The Theatreguide.London Review
Finborough Theatre Summer 2014
Noel Coward's drama was denied a license by the Lord Chamberlain in 1926, evidently because it seemed to take the subject of adultery too lightly, and gets its first professional UK production only now.
Of course the censor got it all wrong, and like most of Coward's work the play is only pretending to be immoral and has a profoundly moral and sentimental core.
The play is very certain that adultery is a bad thing, not for any church-inspired reasons, but because it demeans and insults everyone involved, and people – especially those of style and wit – should want to treat each other better.
The wife of a society painter plays at flirtation and adultery largely because it is the game that everyone in her circle plays, but he doesn't deserve such mistreatment and she ought to be above it.
Since he won't stoop to her level, a conventionally moral friend decides to fight for him by flirting with the wife and giving her some of her own medicine.
He should know better, though, than trying to play a game he doesn't know with such an expert opponent, and he just makes things a lot worse so that the husband has to abandon his scruples and sort everything out himself.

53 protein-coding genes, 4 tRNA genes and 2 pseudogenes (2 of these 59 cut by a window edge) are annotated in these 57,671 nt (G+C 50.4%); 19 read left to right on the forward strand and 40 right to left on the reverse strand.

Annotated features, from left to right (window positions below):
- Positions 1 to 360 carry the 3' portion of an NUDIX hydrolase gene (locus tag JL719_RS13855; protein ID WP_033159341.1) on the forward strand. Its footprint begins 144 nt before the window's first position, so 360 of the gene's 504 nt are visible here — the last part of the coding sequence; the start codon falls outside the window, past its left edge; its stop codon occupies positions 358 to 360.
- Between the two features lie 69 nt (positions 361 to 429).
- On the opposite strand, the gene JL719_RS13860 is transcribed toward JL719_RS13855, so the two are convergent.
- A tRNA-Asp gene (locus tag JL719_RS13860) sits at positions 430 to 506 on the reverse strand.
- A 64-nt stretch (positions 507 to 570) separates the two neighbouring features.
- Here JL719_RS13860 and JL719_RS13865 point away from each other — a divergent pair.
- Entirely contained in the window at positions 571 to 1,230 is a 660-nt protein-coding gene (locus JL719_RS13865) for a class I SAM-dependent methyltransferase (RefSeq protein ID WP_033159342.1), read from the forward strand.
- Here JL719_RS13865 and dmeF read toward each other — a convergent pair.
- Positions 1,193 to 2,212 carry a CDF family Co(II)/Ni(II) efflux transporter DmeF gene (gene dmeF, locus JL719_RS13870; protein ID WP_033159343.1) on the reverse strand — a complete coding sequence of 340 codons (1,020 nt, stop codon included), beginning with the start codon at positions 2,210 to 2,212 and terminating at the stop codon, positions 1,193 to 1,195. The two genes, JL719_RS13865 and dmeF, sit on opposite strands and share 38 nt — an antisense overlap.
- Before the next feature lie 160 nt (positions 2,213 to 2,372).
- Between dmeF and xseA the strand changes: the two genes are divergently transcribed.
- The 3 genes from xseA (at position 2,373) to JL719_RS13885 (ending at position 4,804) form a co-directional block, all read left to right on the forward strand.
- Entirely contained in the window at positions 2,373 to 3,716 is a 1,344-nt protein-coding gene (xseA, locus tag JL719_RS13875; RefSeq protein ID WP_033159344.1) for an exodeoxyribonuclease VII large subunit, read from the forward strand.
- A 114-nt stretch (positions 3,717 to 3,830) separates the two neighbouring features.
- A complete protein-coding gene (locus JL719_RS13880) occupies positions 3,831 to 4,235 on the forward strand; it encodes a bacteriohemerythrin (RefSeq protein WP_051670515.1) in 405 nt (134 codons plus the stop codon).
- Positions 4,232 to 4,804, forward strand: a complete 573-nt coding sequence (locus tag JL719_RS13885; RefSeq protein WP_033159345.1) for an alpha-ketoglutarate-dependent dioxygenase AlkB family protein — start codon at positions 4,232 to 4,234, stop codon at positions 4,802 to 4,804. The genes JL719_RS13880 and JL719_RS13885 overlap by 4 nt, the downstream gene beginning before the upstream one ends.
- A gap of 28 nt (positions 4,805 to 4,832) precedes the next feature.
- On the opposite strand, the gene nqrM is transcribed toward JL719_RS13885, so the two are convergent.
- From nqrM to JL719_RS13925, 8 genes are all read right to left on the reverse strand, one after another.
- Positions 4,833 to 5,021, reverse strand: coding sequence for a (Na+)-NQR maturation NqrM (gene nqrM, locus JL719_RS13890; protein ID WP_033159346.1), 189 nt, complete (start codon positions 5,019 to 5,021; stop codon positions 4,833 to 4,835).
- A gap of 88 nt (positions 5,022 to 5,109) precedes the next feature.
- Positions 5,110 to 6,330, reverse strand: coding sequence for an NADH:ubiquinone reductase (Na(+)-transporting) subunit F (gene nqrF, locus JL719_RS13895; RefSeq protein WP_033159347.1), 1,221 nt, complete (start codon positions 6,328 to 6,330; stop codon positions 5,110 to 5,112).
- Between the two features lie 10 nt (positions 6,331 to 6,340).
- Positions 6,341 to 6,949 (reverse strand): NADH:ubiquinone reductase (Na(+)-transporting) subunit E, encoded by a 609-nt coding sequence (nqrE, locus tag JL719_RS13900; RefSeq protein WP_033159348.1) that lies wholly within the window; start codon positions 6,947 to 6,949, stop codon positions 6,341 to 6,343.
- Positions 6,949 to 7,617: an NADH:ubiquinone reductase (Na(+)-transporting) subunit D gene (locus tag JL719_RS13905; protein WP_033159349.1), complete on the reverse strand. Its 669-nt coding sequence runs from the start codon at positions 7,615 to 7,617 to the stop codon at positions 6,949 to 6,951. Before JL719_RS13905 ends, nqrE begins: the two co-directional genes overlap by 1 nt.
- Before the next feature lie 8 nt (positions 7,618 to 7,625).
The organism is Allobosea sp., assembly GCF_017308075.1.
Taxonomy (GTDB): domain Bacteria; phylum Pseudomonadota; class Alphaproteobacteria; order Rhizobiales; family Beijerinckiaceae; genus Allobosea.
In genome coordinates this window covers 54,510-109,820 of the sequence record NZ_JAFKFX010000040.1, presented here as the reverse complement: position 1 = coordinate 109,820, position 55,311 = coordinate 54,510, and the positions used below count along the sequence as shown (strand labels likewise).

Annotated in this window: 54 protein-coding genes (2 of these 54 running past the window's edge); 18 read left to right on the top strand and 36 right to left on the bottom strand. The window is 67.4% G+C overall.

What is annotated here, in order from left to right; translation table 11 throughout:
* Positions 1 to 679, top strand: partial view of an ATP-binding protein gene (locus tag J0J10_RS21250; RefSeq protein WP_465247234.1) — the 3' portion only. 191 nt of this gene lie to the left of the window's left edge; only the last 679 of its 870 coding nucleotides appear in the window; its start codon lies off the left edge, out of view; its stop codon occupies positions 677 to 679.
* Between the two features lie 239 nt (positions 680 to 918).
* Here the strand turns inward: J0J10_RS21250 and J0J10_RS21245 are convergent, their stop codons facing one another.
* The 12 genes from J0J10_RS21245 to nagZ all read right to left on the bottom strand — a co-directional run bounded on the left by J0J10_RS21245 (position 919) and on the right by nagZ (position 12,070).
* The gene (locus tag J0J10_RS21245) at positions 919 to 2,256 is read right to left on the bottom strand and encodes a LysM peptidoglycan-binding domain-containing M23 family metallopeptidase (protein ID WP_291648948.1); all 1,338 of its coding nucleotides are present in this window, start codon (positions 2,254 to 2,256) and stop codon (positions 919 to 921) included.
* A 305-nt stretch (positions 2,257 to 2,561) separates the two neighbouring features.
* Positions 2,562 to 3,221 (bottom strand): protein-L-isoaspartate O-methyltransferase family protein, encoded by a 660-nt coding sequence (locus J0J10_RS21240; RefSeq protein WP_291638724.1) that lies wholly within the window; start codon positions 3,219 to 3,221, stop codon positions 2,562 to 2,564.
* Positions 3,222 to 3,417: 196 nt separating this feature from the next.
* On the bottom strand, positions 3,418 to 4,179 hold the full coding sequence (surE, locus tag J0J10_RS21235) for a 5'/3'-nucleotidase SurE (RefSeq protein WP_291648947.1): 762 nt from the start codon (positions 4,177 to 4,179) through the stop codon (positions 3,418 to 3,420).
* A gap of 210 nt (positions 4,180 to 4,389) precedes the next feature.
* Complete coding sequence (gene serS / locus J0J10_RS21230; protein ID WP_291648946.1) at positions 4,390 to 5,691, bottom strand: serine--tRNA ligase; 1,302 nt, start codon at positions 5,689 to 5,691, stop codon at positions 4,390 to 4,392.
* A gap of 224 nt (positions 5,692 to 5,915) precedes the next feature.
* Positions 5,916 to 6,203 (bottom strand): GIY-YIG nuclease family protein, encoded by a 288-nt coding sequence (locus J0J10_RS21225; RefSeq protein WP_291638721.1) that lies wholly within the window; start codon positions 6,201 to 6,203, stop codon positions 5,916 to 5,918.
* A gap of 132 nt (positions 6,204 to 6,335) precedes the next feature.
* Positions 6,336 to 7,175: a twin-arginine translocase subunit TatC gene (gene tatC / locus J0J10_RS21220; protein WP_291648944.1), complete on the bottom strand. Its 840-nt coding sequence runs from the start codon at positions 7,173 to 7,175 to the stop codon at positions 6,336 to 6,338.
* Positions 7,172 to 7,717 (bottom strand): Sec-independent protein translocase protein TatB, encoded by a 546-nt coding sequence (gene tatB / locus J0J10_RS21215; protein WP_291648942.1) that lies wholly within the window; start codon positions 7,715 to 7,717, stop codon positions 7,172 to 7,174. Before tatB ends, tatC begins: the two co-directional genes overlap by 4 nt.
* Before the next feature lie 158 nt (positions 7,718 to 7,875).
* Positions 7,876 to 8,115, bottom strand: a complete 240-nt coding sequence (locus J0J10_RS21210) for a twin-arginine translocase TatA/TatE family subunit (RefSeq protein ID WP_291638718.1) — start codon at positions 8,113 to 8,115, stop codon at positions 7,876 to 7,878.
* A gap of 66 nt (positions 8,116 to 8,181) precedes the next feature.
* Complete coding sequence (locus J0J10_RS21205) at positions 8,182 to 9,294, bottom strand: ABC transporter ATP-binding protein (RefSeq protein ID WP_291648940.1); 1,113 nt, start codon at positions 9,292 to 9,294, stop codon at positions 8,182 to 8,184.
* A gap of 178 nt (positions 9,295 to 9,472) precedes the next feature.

Coward's point is that it is all so ugly and unnecessary, that dishonesty insults everyone by turning them into either knaves or fools, and that these people have it in them to be better, even without relying on conventional morality.
Although a serious play, it is written in Coward's signature clipped and witty style, and the one serious failing of director Belinda Lang's production is that the cast haven't captured that sound, and what should be epigrammatic wit or precisely thought and phrased debate is too often just talky and undramatic.
That's more than a style problem – in the absence of church morality, the standard by which these people should be measuring themselves and behaving better is their intelligence and their sense of what is and isn't done.
Take away the axiom that they all have it in them to be better than some of them behave, and the play threatens to sink into soap opera without a moral core.
As a result, Jamie De Courcey has to fight harder than he should to keep the husband from seeming just a weakling and Dorothea Myer-Bennett can't find much to suggest that the wife is more than just a bitch.
Robert Portal plays the friend as appropriately stiff, smug and dim, while Georgina Rylance has little to do but be wise and lovely as the woman the artist should have married.
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